LONDON – The Lebanese feminist anti-sectarian musical comedy has hitherto been a surprisingly under-explored niche in the rich spectrum of world cinema, so it”s to the considerable credit of writer-director-actress Nadine Labaki that she spotted this yawning gap and filled it so studiously. In the wake of her chaotic if pure-hearted sophomore feature “Where Do We Go Now?,” however, it”s probably safe to consider the door on this particular sub-genre swiftly closed. The trouble with Lebanese feminist anti-sectarian musical comedies, as it turns out, is a certain inconsistency of tone, and a hard-working Labaki hasn”t quite found a way around it.
Or perhaps she has. Following a mildly received springtime debut at Cannes, “Where Do We Go Now?” has emerged as the uninvited but ultimately ingratiating party guest of the autumn festival circuit – catching everyone off-guard by taking the Audience Award at the Toronto Film Festival, recently reserved for big-league awards bait of “King”s Speech” proportions, before being adopted by Sony Pictures Classics with a steely eye to the foreign-language Oscar. (Lebanon announced it as their official submission to the Academy shortly after its Toronto triumph.) It”s an unexpected turnaround under any circumstances, made only more surprising by a viewing of the film itself.
Equal parts patly righteous we-are-the-world cinema and eccentric stylistic gallimaufry, Labaki”s latest panders to western festival audiences with liberal issues so simplified as to be rendered incontestable. (Religious intolerance is bad! And so is violence against children!) So far, so money, but it”s harder to gauge what the viewers for whom these messages come as sobering epiphanies make of the film”s broad, lengthy comic interludes involving Ukrainian burlesque dancers and hash cookies (the latter accompanied by a rousing theme song containing the lyric: “This hashish comes straight from my heart/Yellow or brown, he”ll still be stoned”). Clearly, it”s working for some; for this writer, however, Labaki”s shrill, scattershot comic approach to high-stakes subject matter comes as a disappointment after the warm assurance of her popular 2007 debut, “Caramel.”
Like that film, “Where Do We Go Now?” employs a close-knit group of working-class women to carry its socio-political concerns, with Labaki herself, as feisty young widow and café owner Amale, its kohl-eyed center. (Not content with playing the only glamorous character in the mostly dowdy ensemble, Labaki also modestly burdens herself with the script”s lone romantic storyline. Female solidarity rules.) This time, however, the director has ambitiously enlarged the circle of characters and removed any specific social context: both location and period go unnamed in an allegorical fable revolving around bitterly warring Christian and Muslim menfolk in a remote Middle Eastern village, and the increasingly loopy measures the women take to pacify them.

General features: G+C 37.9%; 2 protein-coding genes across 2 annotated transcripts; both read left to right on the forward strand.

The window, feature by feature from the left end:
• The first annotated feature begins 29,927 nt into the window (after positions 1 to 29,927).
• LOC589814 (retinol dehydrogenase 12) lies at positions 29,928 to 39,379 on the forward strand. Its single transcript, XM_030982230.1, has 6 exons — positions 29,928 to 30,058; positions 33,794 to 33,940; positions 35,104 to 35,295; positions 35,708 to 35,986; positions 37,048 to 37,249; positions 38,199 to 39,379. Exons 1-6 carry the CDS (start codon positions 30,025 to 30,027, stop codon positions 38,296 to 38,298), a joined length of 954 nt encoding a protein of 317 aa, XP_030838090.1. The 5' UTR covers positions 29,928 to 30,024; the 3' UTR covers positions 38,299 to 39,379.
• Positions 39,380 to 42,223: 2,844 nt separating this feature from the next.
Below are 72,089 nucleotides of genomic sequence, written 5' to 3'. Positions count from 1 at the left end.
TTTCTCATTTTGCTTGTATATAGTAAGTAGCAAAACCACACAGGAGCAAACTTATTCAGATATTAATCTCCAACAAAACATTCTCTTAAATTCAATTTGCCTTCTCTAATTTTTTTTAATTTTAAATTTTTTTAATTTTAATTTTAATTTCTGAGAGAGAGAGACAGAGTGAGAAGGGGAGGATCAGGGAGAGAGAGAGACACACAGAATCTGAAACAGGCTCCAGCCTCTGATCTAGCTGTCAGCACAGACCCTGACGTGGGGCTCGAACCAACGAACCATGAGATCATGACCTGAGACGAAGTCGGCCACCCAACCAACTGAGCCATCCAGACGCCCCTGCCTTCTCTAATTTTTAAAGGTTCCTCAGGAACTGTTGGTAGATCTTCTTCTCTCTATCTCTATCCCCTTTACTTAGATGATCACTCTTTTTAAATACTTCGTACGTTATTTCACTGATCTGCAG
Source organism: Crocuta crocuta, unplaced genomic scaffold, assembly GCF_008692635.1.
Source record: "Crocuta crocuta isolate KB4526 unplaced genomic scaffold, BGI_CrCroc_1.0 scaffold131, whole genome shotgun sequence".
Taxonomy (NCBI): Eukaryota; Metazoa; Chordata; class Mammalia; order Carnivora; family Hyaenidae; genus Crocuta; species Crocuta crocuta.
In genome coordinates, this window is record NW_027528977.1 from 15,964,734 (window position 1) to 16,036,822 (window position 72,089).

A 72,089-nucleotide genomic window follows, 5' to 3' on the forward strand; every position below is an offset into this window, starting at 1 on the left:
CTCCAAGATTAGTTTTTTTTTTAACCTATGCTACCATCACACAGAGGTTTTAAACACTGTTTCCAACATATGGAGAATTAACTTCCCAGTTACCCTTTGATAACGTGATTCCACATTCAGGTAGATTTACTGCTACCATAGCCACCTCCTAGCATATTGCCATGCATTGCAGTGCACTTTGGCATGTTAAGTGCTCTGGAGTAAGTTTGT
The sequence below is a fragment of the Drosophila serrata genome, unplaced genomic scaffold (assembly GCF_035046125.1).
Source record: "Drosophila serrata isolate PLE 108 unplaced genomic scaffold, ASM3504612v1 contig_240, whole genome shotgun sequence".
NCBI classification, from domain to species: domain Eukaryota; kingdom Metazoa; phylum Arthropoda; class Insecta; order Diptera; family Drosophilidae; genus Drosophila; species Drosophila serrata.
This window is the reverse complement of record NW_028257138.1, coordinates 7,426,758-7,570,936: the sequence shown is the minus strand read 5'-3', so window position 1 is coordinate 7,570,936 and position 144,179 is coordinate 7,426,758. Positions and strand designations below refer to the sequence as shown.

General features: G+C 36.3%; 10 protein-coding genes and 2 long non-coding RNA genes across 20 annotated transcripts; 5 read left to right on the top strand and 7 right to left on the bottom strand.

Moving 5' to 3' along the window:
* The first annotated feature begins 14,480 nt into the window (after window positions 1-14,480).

These contrived schemes – including the aforementioned drugged sweetmeats and the hiring of some busty Eastern European eye candy as decoys – provide the chief comic set pieces, directed with more enthusiasm than flair by Labaki. Several of them amuse, but sit oddly with the film”s sharp swerves in and out of tragic territory: one minute we”re chuckling at goats being let loose in a chapel, the next a young boy on crutches is getting beaten up by grown men. Between these poles, any emotional throughline is increasingly tricky to determine.
A handful of song-and-dance numbers – staged with gusto, though too infrequent to grant the film fully-fledged musical status – are a more welcome tonal aberration, if only because they sometimes tap into a bridging sense of melancholy absurdism: the eerily beautiful funeral-march dance that opens proceedings, with its hive of black-clad, multi-denominational mourners moving in graceful harmony before departing to their separate cemeteries, is a symbolic and aesthetic peak the rest of the film never matches. It’s an inadvertently telling opening gambit: the women of “Where Do We Go Now?” are an effective force as a unit, but too ill-drawn and indistinctly performed as individuals (though more generously served than their boorishly one-note male counterparts) to illuminate any more personal themes within Labaki”s narrative. As the titular question is pointedly voiced aloud at the film”s close, the characters aren”t only ones stymied by indecision.